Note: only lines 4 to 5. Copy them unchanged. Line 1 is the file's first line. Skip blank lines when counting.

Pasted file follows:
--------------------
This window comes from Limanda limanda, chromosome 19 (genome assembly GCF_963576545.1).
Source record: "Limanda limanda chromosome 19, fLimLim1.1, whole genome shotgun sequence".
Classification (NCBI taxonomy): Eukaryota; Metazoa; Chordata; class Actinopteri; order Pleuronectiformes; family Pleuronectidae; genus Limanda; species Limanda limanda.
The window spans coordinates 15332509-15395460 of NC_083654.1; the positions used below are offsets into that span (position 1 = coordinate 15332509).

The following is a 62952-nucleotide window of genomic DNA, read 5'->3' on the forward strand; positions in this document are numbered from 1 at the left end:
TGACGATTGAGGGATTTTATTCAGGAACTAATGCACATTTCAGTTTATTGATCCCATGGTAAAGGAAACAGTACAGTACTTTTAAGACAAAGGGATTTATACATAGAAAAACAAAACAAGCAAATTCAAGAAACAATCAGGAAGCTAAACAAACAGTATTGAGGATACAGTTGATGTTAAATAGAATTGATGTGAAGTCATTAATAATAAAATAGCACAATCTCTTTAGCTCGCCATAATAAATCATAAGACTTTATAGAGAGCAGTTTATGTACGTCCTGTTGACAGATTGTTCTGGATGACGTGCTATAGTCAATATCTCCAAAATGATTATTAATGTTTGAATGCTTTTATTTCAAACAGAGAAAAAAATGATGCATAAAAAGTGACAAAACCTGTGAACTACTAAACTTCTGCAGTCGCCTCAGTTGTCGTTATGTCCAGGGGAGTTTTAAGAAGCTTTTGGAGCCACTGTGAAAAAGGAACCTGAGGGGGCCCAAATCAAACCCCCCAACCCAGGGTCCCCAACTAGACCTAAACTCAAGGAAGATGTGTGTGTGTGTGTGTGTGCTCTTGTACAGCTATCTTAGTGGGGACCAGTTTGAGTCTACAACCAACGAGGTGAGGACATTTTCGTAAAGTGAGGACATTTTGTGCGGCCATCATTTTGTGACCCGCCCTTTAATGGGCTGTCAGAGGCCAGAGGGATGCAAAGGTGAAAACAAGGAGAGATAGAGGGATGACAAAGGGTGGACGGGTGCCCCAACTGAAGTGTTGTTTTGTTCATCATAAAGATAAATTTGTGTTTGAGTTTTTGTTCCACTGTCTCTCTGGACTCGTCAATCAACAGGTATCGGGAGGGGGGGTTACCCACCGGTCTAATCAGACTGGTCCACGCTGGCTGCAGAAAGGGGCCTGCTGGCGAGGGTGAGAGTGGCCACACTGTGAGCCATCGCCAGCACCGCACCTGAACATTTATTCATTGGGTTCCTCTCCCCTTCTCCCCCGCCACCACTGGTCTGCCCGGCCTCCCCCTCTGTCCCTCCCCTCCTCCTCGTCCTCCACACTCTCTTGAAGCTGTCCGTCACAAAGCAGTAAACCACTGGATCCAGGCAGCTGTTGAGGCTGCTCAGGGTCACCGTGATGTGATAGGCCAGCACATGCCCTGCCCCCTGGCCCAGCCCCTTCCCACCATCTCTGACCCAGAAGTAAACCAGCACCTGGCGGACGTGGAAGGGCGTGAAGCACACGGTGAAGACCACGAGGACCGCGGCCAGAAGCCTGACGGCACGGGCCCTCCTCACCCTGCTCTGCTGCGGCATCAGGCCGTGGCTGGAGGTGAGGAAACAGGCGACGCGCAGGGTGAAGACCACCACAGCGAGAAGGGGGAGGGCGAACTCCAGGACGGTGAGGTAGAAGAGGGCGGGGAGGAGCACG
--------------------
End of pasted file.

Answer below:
The window spans coordinates 15332509-15395460 of NC_083654.1; the positions used below are offsets into that span (position 1 = coordinate 15332509).

The following is a 62952-nucleotide window of genomic DNA, read 5'->3' on the forward strand; positions in this document are numbered from 1 at the left end: